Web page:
Adams said his new beer, which has a slightly fruity taste with a hoppy finish, is a "replication of what would have been served on that ship in 1886. We want people to have a small taste of what life was like as a passenger on this ship."
ECONOMY-THE DAY AHEAD
Business and economic reports scheduled for release today
WASHINGTON (AP) — The Federal Reserve releases its report on industrial production for February today.
Also, the Labor Department issues its job openings and labor turnover survey for January.
And the Treasury Department reports international money flows data in December.
Trump aide: Xi 'afraid' Trump may walk away from trade deal
WASHINGTON (AP) — President Donald Trump's chief economic adviser says China's president is "afraid" to sit down with Trump until their countries finalize a trade deal.
Larry Kudlow, director of the White House's National Economic Council, says Xi Jinping (shee jihn-peeng) wants everything agreed to before meeting with Trump because "he's afraid Trump might not like it and walk away." Kudlow says Xi wants a signing ceremony, not a negotiating session.
Kudlow addressed the trade talks during an appearance Thursday in Washington. He says more work is needed to reach a deal.
Trump on Wednesday dangled the prospect of walking away if the ultimate trade agreement isn't to his liking.
Last month, Trump cut short a summit with North Korea's Kim Jong Un after they failed to agree on denuclearizing the Korean Peninsula.
Premier: China needs 'strong measures' to support economy
BEIJING (AP) — China's top economic official says the country needs "strong measures" to counteract downward pressure on growth but Beijing plans to promote market-oriented reforms instead of relying on more lending and deficit government spending.
Premier Li Keqiang, speaking in a nationally televised news conference, said Friday the communist government will cut taxes and take other steps to "boost the vitality of the market."
Li said, "We certainly need to take strong measures to cope with rising uncertainties that we face this year." However, he added that boosting lending or government spending might "lead to future problems."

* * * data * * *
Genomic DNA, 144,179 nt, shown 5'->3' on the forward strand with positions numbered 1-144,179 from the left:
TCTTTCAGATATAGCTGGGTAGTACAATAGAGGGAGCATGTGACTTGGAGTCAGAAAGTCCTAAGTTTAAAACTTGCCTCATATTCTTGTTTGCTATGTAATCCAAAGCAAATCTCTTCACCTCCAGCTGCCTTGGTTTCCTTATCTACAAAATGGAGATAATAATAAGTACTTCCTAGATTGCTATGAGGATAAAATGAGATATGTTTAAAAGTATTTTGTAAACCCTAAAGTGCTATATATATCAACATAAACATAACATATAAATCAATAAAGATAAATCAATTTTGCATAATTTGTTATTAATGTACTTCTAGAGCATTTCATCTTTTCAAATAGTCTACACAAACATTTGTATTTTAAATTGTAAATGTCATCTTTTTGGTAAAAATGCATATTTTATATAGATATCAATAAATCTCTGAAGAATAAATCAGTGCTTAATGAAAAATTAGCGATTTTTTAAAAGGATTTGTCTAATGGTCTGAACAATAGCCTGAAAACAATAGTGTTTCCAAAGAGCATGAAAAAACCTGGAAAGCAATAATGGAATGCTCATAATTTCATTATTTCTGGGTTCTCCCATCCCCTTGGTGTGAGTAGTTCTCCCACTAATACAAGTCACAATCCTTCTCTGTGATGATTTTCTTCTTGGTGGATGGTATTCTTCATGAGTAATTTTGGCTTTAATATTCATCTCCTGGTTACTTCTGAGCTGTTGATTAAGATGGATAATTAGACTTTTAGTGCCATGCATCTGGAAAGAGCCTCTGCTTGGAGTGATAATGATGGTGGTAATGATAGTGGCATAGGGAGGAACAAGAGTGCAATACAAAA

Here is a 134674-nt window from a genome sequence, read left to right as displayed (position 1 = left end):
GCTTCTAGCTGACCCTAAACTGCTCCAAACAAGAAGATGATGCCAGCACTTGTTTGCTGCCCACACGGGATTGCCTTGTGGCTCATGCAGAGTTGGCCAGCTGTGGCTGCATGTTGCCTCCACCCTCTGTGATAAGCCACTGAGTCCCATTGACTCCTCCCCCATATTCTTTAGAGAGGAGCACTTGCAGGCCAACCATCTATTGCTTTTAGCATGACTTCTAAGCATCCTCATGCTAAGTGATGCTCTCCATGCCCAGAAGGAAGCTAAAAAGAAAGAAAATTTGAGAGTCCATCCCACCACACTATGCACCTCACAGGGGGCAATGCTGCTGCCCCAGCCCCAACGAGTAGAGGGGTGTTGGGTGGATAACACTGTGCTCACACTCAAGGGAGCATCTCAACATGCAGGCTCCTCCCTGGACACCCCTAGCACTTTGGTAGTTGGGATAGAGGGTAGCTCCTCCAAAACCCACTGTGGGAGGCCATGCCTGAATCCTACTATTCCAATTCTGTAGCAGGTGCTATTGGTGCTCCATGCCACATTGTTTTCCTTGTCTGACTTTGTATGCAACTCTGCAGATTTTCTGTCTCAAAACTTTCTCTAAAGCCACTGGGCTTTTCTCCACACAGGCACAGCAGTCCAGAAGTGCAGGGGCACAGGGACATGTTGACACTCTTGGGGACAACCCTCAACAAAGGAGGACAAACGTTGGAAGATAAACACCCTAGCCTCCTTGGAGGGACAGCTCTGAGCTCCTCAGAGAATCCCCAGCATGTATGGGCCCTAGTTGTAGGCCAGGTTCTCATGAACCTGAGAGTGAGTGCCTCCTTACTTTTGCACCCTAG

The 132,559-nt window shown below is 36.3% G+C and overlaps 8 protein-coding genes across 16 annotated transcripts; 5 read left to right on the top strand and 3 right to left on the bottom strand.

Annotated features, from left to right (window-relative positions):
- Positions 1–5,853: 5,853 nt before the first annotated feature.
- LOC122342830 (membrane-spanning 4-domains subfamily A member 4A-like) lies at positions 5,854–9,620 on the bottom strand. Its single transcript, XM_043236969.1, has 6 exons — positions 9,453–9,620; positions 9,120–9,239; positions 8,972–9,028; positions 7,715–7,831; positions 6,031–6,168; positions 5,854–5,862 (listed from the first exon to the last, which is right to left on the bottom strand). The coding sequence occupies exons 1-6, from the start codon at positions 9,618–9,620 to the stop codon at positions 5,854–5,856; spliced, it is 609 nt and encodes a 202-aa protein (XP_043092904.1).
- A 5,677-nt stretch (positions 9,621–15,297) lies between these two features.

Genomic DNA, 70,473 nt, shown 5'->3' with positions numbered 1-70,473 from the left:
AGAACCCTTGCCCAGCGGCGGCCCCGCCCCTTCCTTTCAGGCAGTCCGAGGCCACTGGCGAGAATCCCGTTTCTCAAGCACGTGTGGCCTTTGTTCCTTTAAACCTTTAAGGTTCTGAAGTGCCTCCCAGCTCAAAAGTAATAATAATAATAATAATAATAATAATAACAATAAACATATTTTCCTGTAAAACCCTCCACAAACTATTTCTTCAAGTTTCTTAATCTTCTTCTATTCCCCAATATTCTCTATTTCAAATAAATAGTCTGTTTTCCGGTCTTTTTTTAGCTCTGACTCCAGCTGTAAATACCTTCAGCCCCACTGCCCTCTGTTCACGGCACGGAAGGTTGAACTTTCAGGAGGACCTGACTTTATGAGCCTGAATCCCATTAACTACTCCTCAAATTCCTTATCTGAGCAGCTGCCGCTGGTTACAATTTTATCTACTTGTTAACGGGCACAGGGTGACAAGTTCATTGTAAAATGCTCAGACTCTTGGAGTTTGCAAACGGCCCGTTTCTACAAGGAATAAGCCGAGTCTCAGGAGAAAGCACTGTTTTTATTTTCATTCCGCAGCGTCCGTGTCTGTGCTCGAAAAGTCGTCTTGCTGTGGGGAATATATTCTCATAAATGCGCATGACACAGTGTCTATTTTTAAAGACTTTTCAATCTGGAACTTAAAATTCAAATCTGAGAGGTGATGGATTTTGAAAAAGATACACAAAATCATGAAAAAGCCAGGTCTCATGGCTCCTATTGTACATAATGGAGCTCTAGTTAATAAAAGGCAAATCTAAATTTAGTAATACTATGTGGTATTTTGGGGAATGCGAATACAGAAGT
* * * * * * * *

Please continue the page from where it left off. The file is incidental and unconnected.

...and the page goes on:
Li expressed confidence Beijing can achieve its annual growth target of 6 to 6.5 percent. Economic growth last year fell to a three-decade low of 6.6 percent.
Meanwhile, The 3,000-plus delegates to the ceremonial National People's Congress have endorsed a law meant to help end a costly tariff war with Washington by discouraging officials from pressuring foreign companies to hand over technology.
Brextension: UK lawmakers vote to seek delay of EU departure
LONDON (AP) — In a stalemate over Brexit, British politicians have chosen to delay it.
After weeks of political gridlock, Parliament voted Thursday to seek to postpone the country's departure from the European Union, a move that will likely avert a chaotic withdrawal on the scheduled exit date of March 29.
With Brexit due in 15 days and no divorce deal yet approved, the House of Commons voted 413-202 to ask the bloc to put off Britain's exit until at least June 30. The official result was initially announced as 412-202, but was later amended to 413 in the official voting list.
The vote gives Prime Minister Theresa May some breathing space, but is still humbling for a leader who has spent two years telling Britons they were leaving the bloc on March 29.
Power to approve or reject the extension lies with the EU, which has signaled that it will only allow a delay if Britain either approves a divorce deal or makes a fundamental shift in its approach to Brexit. In a historic irony, almost three years after Britain voted to leave the EU, its future is now in the bloc's hands.
Toyota investing $750M at 5 US plants, creating 600 jobs
BUFFALO, W.Va. (AP) — Toyota Motor Corp. says it is investing an additional $750 million at five U.S. plants that will bring nearly 600 new jobs.
The Japanese automaker announced the latest expansion of its U.S. presence Thursday, bringing to nearly $13 billion the amount it will spend by 2021.
The new investments are at facilities in Alabama, Kentucky, Missouri, Tennessee and West Virginia. Those facilities were part of a 2017 announcement for a $374 million investment to support production of its first American-made hybrid powertrain.
The company's Georgetown, Kentucky, plant will produce hybrid versions of Lexus ES 300 sedans starting in May and the RAV4 SUV starting in January 2020. Both vehicles are now made in Canada and Japan
Toyota also is spending $62 million to boost production at its Troy, Missouri, facility.
Tesla unveiling Model Y SUV, expanding into popular segment
HAWTHORNE, Calif. (AP) — Tesla is unveiling its newest vehicle, the Model Y, an SUV that the automaker hopes will win over consumers looking for an all-electric alternative in the most popular segment of the auto market.